This letter from 150+ economists and policy experts calls on Global North leaders to put real global financial system transformation on the agenda at the June 22-23 Paris “Summit for a New Financing Pact” — starting by redirecting funds from three parts of our economies that are driving climate change and inequality: fossil fuels, unfair colonial debts, and the super rich. As the Summit is being billed as the first step in a two-year roadmap, the letter remains open for sign-on here.

Global North governments can redirect trillions in fossil, debt, and super-rich harms to fix global crises. The Paris Summit must be about building the roadmap to do so.


Emmanuel Macron, President of France
Ursula Von der Leyen, President of the European Commission
Charles Michel, President of the European Council
Olaf Scholz, Chancellor of Germany
Kristalina Georgieva, Director General of the International Monetary Fund
Ajay Banga, President of the World Bank
Mathias Cormann, Secretary General of the OECD
All OECD and G7 heads of state not in attendance at the Paris Summit

As climate disasters intensify and as more people than ever are being forced to choose between heating and eating, or transport and shelter, public pressure has pushed world leaders to hold the Paris “Summit for a New Financing Pact” in June 2023. Hosted by French President Emmanuel Macron and Indian Prime Minister Narendra Modi, the Summit is being billed as the first step in a two-year roadmap to overhaul our global financial architecture. The Summit’s stated goal is “building a new contract between the countries of the North and the South to address climate change and the global crisis.”

We, the undersigned economists and policy experts, believe that for the Summit to make progress towards this much-needed goal, the Global North leaders who hold both an outsized say in our global financial architecture and an outsized historic responsibility for climate change must come with serious proposals for public international reparations.

Unlocking and redistributing public trillions is of course only part of what is needed — our international monetary, trade, tax, and debt rules are systematically skewed towards the Global North, allowing wealthy countries to drain a net $2 trillion a year from low income peers. We need a dramatic transformation of this system to one that is rights-based, people-centred, democratic and transparent. But underpinning almost all excuses to keep the rules as-is is the notion that wealthy governments simply cannot afford to pay their fair share. Unless we burst this bubble, it will be hard to cultivate the global solidarity needed to progress in urgent multilateral climate and humanitarian negotiations.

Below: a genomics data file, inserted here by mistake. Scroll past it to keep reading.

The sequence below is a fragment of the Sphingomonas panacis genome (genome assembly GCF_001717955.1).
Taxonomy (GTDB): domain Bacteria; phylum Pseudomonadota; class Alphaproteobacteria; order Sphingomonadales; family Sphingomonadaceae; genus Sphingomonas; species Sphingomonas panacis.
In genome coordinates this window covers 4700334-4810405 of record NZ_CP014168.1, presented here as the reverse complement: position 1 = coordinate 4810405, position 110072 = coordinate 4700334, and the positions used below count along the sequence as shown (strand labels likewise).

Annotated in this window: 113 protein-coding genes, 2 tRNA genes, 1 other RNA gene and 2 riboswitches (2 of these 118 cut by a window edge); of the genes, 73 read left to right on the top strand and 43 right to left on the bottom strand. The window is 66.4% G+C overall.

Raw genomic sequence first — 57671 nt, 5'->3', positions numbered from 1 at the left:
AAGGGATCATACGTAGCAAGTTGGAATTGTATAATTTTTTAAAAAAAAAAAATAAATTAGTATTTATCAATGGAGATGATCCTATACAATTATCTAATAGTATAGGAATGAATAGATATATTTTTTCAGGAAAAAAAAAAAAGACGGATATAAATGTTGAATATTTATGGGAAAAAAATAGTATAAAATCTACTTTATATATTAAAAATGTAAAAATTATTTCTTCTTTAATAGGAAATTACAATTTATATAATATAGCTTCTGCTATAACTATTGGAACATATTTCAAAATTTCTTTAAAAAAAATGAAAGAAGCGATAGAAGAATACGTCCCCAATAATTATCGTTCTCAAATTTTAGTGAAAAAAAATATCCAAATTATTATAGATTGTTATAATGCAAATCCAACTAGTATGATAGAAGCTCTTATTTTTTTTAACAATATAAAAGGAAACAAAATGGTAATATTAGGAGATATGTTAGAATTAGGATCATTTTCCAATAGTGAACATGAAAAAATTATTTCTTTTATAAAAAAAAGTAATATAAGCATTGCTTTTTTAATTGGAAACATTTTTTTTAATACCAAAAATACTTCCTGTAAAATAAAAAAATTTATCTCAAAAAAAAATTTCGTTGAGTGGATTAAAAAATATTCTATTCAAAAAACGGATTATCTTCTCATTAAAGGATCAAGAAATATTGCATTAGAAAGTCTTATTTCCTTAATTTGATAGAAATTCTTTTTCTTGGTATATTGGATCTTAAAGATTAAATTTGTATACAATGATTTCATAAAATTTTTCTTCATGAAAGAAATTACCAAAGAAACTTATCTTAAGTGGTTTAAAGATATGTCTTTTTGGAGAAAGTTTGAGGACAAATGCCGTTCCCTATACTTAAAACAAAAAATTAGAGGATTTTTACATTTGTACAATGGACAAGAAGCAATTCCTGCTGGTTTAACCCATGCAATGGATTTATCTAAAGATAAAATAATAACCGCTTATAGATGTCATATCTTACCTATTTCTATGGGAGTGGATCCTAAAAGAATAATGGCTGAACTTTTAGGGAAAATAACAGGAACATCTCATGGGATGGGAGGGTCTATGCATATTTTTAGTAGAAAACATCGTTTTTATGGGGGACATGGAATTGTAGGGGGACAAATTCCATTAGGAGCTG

The reality is that public finance is not scarce, especially for Global North governments. We saw them make trillions of dollars in fiscal space available for bank bailouts in 2008, for COVID-19 responses since 2020, and for militaries and police forces year after year. They have no shortage of levers to pay their fair share for the public interest climate and cost-of-living solutions that are desperately needed — both within their borders and abroad.

Unfortunately, the most prominent proposals from Global North leaders in the lead-up to the Summit show there is a risk it becomes an effort to simply rebrand existing approaches. So far, the World Bank Group Evolution Roadmap, Just Energy Transition Partnerships, and Global North country negotiating positions on the climate ‘loss and damage’ fund all rely heavily on the idea that governments can incentivize private banks and corporations to build climate solutions and spur development with only small public contributions and rule tweaks.

From the ‘Billions to Trillions’ agenda to the still-unfulfilled $100 billion year climate finance promise we have seen this approach fail again and again, with far less private money leveraged than promised and profits prioritized over climate and inequality benefits — or often even basic human rights safeguards.